Local (offline) npm repository


Deciding to sell out at a high price, I ended up at the employer, where there is no Internet not only in the industrial circuit, but also in the maiden (the situation is actually not uncommon in many, so to speak, "enterprises"). There is IE in the console where you, my dear reader, can of course look at Habr or stackoverflow, but no more. In general, I repeat, the situation is not exceptional, you can live with it - here it is, my personal laptop on which I write it, is on the table ... is it wifi lifted by many employees, is it cellular as a modem, in general, if it's not a defense / any services of three letters (here I advise you to go by official-expensive ways, as will be a couple of words below) and there is no radio monitoring service, then you are free to do anything with your personal laptop (within the permissible :)), well, at least that's how it looks with us. The ability to drag and drop files into the dev environment is, at the very least, but I really didn’t like the decision to keep node_modules in the codebase and I rolled up my sleeves (I rolled up my sleeves many times both about moving from TFS to git, and about the local nuget repo, but these are separate stories, also not without drama, but about them sometime next time). There are several rather expensive solutions to the issue, it is possible that I could even push through some Artifactory, but when I imagined how much this would take and most importantly, how long it would be decided, coordinated and implemented, it was decided to act cheaply and angrily.

Disclaimer: since I had a windows environment, I describe in detail exactly the work in the Windows console, however, in essence, the differences will only be at the end when you want to raise the final result as a service / daemon.

Not Tomi, soulmate, how?

In action involved:

  • A computer with internet access - call it source
  • A computer without access, on a corporate network - call it the target machine

There must be node.js on the source and on the target machine (the easiest way is if one or similar versions).

Create a daddy on the source, somewhere and call it, for example, verdaccio:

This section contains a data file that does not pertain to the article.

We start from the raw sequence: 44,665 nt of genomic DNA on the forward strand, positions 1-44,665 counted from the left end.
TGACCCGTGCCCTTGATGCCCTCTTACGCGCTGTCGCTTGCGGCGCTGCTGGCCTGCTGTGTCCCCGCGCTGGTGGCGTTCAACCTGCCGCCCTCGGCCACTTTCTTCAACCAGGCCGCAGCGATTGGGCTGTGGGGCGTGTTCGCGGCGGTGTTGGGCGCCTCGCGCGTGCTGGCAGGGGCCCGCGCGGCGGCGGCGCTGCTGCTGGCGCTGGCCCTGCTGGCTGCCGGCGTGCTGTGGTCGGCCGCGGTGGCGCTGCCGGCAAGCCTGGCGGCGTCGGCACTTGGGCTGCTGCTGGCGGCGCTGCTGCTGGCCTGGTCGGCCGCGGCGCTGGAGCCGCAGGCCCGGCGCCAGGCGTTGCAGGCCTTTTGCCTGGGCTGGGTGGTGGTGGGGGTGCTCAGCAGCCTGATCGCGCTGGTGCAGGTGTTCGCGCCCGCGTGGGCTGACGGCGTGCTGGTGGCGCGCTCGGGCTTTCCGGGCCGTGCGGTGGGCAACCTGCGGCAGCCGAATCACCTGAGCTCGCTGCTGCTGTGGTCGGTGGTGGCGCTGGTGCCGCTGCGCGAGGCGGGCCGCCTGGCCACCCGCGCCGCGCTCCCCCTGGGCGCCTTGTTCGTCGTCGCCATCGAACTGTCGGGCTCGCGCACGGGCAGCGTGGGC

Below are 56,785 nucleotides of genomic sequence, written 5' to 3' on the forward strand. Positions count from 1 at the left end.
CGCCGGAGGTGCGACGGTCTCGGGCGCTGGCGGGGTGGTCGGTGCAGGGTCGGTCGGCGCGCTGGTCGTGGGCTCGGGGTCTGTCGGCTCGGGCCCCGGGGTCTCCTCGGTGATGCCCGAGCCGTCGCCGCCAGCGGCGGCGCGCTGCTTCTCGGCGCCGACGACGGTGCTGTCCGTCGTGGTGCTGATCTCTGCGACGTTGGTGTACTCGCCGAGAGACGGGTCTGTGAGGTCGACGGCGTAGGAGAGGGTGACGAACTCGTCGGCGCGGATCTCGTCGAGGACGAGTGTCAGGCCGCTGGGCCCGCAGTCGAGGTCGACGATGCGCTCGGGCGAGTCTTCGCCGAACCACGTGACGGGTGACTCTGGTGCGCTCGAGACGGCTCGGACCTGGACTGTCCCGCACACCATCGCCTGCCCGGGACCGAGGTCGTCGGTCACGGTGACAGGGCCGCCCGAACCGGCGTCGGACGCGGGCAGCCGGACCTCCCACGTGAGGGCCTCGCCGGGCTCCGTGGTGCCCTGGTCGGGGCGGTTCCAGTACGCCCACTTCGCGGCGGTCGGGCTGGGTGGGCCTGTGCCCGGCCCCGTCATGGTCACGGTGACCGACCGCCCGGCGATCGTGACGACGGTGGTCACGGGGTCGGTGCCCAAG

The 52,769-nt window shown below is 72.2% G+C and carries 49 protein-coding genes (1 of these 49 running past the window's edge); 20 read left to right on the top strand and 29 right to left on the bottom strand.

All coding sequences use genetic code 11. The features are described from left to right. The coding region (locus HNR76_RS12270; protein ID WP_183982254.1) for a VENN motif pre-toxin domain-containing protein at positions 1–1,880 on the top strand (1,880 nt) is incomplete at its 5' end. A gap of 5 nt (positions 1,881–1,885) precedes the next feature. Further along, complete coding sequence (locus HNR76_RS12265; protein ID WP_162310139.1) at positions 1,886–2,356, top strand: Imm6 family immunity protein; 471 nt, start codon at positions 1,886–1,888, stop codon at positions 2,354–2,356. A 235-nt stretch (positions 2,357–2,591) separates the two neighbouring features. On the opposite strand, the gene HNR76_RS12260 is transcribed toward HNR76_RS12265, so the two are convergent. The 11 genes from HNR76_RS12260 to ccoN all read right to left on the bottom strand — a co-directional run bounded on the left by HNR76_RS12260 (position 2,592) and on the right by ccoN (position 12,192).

mkdir verdaccio
cd verdaccio

After locally installing Verdaccio, this is a very useful thing, based on the old sinopia project. Read more here: https://verdaccio.org/ .

In short, this is a proxy for npm, which can cache. For so many users of this package, the key opportunity is the ability to publish privately, my case is somewhat different, I wanted to cache everything I need for work and a little more, and then transfer it all to the target machine. Looking ahead, I’ll say that everything went pretty painlessly, except for the transfer of node-sass. It was the root of her tarballs that I spent a day and a half (there is a native part that is loaded from the github during the installation process or is going to gyp, if it suddenly didn’t work out - think about it, it’s going to be built on each local development machine, which is completely uncomfortable), but it’s probably another story too.

Everything is simple here:

npm i verdaccio

In general, the manual recommends installing globally, but in fact this is not necessary at all, moreover, we want to localize all this disgrace in one folder, so that later it can be conveniently copied. Because so ...

Run the package, it will create the default storage and configuration:


Then just everyone told us where the config is, on which port we are hanging.

In principle, you can already go to the specified address and see something like this:

Now we need to do a few things:

  • Clear npm-cache ( more details here , in short, kill the contents of % AppData% / npm-cache )

  • Run

    npm set registry http://localhost:4873/

  • Copy config.yaml to our cozy verdaccio folder

  • Make sure the uplinks section of this file looks like this:

      url: https://registry.npmjs.org/
      cache: true

  • At the end of the config add:


    If this is not done, then you will not be able to reach the local address later on the target machine.

  • Actually we are ready, now all the packages that we take through npm install will settle in ./storage, which is what we need. We restore the target project, set additionally:

npm i node-windows

That's all, after that we take the folder and send it to the target machine in any way possible for you ( admin rights are needed there , yes). You can already there, you can immediately create a file in the root of the installservice.js folder:

var Service = require('node-windows').Service;
var svc = new Service({
  name: 'VerdaccioSvc',
  description: 'Verdaccio - npm local repository',
  script: ' <тут путь до папки>\\node_modules\\verdaccio\\bin\\verdaccio',
  nodeOptions: []
svc.on('install', function() {svc.start();});

We launch:

node installservice.js


In general, we managed to get a local repository with pretty little blood, builds are building, developers are developing everything in this world in their places. And yes, subsequent synchronization comes down to copying the contents of ./storage .

All of this was written down partly as a memo, and partly in order to save time for you (the task is unlikely to be solved too often), because if a stone flower does not come out, feel free to write, there is a chance that I forgot to describe some kind of detail, and if I didn’t forget, suddenly, than I will help ...

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